0

There is an advice instructing to use compiled apps instead of webapps, since the former can be checked against checksums, unlike the latter which is susceptible to Javascript code injection. E.g: use Protonmail email app instead of reading mail from protonmail.com.

Many similar questions have answers discouraging the use of other apps with Tor because it might leak info. Does this advice apply to include using apps over Tor? Is it a good security practice? and what possible fingerprints can such app obtain?


Assumptions:

  • Threat model: the same as the French activist that Protonmail gave the activist's IP address to Swiss Authorities.
  • Applications used are open-source.

1 Answer 1

0

Apps can obtain a lot about a user. I'd say that it's actually unwise to run it directly on the computer. Not only does it allow the adversary to live rent-free on your computer, but the adversary can just bypass your safeguards with much more leeway than measly javascript could ever do.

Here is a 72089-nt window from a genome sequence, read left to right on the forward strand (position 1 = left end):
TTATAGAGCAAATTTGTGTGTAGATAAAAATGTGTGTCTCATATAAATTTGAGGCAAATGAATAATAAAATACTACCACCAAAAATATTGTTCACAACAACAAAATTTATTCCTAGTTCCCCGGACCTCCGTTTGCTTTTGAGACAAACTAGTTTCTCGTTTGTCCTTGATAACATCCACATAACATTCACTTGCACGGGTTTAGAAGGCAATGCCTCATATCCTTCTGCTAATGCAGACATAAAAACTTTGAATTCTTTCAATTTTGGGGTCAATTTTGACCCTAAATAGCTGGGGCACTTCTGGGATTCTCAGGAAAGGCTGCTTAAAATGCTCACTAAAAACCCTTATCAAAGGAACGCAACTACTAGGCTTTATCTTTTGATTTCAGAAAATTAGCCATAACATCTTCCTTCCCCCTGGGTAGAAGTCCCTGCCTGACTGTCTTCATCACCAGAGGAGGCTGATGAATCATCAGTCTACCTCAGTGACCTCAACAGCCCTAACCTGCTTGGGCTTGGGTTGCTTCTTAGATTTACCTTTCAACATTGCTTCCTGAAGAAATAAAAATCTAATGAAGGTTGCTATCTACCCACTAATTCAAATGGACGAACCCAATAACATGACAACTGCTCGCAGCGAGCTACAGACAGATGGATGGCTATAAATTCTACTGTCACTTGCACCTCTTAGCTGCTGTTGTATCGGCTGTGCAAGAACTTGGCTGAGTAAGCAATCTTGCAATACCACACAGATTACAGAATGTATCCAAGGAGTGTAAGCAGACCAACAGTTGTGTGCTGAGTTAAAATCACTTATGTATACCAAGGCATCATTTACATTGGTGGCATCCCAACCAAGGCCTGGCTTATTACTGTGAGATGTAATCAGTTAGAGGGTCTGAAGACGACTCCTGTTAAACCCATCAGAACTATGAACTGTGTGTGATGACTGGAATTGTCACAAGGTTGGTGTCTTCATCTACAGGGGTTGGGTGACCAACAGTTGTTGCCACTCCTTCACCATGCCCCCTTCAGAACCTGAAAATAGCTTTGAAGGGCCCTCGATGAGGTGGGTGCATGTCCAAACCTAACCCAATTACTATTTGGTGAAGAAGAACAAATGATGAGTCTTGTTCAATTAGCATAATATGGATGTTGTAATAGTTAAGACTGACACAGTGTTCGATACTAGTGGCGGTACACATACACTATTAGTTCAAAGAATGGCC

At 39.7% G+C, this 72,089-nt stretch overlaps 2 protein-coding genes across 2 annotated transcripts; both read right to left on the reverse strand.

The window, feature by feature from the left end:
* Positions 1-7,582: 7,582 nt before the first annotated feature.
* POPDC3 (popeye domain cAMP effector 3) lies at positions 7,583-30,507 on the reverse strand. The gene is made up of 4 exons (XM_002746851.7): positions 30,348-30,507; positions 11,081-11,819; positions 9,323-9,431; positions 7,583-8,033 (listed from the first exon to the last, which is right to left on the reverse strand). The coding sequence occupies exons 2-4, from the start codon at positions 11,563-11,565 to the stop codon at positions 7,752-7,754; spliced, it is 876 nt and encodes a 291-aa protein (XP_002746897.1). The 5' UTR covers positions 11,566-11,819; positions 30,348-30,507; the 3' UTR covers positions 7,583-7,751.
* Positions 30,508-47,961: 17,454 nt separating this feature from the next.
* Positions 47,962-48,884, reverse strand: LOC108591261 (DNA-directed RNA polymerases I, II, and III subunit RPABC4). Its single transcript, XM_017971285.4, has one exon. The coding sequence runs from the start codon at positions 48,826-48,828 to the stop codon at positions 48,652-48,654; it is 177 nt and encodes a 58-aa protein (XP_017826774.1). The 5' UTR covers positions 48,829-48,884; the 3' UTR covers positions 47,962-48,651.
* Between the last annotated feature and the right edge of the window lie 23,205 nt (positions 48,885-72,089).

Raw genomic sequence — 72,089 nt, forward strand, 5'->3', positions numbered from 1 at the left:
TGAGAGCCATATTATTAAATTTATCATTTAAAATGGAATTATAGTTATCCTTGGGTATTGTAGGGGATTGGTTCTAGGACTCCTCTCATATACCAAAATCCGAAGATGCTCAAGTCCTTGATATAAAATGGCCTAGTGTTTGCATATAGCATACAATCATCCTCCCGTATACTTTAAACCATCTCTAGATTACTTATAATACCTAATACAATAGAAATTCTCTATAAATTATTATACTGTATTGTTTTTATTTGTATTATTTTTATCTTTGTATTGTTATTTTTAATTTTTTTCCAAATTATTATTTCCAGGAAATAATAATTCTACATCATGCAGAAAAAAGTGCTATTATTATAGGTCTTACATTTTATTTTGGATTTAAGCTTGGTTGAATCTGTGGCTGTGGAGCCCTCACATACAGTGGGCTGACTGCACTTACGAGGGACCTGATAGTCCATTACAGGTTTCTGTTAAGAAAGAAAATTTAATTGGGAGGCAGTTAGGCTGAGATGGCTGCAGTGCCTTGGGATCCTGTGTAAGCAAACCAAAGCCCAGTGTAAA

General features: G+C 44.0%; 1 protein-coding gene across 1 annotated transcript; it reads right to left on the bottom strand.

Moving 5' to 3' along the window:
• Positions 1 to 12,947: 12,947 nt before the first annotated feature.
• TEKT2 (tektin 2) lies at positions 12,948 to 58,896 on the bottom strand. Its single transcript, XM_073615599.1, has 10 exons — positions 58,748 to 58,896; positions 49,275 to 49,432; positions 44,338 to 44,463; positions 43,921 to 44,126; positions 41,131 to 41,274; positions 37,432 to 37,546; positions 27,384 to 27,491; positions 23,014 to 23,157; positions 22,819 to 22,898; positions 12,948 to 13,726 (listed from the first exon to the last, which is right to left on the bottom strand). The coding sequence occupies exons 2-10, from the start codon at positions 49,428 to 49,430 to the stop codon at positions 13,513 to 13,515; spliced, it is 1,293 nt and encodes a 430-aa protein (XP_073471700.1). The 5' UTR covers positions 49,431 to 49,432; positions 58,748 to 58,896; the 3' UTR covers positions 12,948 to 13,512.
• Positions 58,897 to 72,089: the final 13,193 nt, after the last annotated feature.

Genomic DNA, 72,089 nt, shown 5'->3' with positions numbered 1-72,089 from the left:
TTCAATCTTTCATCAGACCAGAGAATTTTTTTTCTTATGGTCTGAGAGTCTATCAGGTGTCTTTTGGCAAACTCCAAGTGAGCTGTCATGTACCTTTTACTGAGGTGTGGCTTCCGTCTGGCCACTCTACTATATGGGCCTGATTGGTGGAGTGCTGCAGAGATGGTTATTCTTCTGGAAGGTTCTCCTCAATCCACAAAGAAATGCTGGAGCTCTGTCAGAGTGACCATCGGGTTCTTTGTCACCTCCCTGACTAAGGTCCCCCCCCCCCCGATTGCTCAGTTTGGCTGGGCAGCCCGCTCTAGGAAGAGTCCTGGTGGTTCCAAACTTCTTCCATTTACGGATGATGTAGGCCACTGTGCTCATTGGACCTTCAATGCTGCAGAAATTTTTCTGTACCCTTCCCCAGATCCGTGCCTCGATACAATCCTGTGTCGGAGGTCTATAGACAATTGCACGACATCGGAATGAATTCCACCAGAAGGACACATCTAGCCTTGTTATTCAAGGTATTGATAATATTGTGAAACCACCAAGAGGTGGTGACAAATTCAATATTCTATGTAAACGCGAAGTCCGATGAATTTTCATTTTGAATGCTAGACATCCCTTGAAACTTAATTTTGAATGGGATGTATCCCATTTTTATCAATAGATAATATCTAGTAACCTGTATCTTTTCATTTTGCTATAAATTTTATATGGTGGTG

Javascript is usually used to break out of the browser sandbox, and then could be potentially used for a Remote Control Execution attack or install unwanted software. The real magic happens in the malicious code that is now in your system.

This is like putting a door in your metal wall and not expecting anyone to go into it.

Whoever told you this advice is either lying to you or listening to someone that is lying to them.

You must log in to answer this question.

Not the answer you're looking for? Browse other questions tagged .